Emma Thomp­son on the cusp of crotch­ety

Metro Canada (Ottawa) - - Scene -

mean. I think that we carry it with us all the time, so you don’t nec­es­sar­ily leave any­thing be­hind. It’s all com­ing with you. You’ve men­tioned a prob­lem with try­ing to find heroic his­tor­i­cal fe­male char­ac­ters to look to. How do we fix that? There are many things you can do. There’s two ques­tions: What is hero­ism? Is it ac­tion? Does it have to be ac­tion- based? As I started to [ work] in cin­ema I real­ized that I would iden­tify with Marlon Brando be­cause he was the one get­ting to do things and that women seemed to be the ones say­ing, “No, don’t do that brave thing, stay here with me,” I started to get very frus­trated with that. And I re­main frus­trated with that be­cause it’s still a very com­mon trope. I turned down role af­ter role af­ter role in my 30s which were the wife go­ing, “No please! Why don’t you think of us? Think of the chil­dren!” That sort of milk­sop, marsh­mal­low- y stuff that wasn’t even al­lowed to be in­hab­ited in any real way. But the prob­lem with fe­male hero­ism is not one that’s very easy to an­swer be­cause if the ac­tions are go­ing to be the same as the male hero, then what do you do? You stick a gun in their hands. What’s the point of that? It’s the same old, same old. It’s a real co­nun­drum.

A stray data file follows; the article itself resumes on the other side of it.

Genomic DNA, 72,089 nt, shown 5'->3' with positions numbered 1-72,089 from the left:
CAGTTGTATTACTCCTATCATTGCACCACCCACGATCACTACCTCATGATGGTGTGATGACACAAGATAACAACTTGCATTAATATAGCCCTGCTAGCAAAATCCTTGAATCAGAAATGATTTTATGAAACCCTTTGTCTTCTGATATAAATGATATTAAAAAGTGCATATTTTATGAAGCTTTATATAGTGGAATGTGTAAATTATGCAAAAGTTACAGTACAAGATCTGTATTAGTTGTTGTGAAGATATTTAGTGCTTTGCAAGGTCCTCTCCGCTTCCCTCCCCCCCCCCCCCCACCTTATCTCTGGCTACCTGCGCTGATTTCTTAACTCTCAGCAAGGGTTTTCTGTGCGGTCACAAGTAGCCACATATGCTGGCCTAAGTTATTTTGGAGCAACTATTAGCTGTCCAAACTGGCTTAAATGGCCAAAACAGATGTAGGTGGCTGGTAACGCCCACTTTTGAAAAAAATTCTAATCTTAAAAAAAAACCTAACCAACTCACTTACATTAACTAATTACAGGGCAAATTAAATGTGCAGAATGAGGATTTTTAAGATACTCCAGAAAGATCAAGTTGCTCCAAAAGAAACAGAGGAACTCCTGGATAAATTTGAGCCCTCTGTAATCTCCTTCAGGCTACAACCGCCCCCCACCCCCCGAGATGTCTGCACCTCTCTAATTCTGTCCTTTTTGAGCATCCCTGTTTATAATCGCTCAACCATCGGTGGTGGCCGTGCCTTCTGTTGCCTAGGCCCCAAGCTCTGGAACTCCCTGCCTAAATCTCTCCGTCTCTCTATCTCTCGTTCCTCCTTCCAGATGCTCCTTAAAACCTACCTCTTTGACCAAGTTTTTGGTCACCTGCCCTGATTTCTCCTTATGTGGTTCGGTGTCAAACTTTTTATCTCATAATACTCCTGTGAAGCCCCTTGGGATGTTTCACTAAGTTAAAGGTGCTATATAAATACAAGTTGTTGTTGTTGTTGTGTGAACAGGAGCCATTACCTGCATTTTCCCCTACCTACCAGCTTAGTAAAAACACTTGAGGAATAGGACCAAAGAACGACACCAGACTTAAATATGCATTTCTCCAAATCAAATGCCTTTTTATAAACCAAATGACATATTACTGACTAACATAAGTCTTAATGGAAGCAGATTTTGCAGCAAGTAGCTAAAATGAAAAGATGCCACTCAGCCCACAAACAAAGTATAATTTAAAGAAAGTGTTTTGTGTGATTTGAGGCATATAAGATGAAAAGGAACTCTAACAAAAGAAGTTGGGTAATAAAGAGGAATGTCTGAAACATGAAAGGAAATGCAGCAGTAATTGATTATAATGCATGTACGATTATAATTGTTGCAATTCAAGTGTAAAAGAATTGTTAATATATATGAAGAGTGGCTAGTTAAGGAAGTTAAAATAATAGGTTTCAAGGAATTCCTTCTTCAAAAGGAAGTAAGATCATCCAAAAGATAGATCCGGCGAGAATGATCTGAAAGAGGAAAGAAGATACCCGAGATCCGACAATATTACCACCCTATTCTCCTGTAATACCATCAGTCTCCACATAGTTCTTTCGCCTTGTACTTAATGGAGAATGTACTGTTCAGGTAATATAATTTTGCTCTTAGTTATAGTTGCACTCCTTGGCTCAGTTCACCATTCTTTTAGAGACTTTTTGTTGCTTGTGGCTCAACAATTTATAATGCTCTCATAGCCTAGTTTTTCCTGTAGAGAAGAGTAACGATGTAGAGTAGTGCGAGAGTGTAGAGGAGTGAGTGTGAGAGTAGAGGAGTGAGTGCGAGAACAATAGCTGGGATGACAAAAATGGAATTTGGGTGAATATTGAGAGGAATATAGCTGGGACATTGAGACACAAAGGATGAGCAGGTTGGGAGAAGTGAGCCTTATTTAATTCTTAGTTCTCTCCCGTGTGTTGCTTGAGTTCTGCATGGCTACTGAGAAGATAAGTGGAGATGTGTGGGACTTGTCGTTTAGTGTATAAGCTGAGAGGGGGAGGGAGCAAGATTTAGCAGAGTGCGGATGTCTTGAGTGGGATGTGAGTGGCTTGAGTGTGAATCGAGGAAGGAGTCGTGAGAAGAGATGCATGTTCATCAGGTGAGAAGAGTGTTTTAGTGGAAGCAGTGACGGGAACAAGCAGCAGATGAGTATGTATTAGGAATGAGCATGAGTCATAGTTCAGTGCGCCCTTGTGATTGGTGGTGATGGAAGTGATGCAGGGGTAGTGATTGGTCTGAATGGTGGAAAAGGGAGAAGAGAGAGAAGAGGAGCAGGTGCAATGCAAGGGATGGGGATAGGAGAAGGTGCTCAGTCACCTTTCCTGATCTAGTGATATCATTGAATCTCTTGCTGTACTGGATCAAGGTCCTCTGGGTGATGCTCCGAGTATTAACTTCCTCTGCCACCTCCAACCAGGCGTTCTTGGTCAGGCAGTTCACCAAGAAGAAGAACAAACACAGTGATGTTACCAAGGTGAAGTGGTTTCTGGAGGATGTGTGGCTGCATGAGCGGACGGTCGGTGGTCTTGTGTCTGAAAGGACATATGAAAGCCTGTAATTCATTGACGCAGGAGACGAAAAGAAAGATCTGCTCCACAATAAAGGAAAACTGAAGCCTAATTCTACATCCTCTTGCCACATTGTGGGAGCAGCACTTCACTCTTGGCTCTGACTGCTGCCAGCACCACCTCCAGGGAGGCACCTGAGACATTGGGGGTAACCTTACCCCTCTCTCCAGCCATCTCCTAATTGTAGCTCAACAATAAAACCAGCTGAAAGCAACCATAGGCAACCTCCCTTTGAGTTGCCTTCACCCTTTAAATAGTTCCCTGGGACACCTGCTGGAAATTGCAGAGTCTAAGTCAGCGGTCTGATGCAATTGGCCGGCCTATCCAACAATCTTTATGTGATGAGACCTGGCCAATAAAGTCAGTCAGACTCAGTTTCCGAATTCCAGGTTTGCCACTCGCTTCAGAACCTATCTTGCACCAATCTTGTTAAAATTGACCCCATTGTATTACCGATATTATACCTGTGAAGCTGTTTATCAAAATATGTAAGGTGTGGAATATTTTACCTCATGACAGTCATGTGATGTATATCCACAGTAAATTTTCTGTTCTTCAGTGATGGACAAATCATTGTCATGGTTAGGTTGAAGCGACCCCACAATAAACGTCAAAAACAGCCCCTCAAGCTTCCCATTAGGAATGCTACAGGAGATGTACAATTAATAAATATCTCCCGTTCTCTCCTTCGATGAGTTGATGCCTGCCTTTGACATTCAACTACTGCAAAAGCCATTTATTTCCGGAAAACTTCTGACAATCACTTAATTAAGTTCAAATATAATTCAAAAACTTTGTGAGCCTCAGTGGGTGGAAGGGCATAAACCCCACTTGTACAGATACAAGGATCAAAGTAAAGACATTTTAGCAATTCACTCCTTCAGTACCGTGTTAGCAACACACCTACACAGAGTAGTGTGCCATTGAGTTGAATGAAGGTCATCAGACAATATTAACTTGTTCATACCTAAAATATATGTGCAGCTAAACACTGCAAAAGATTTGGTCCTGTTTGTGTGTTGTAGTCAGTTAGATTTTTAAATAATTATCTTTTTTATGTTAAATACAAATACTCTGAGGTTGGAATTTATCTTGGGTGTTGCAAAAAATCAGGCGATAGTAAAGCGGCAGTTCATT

CON­TRIB­UTED

Emma Thomp­son plays the cur­mud­geonly P.L. Travers in Sav­ing Mr. Banks, which opens next Fri­day.

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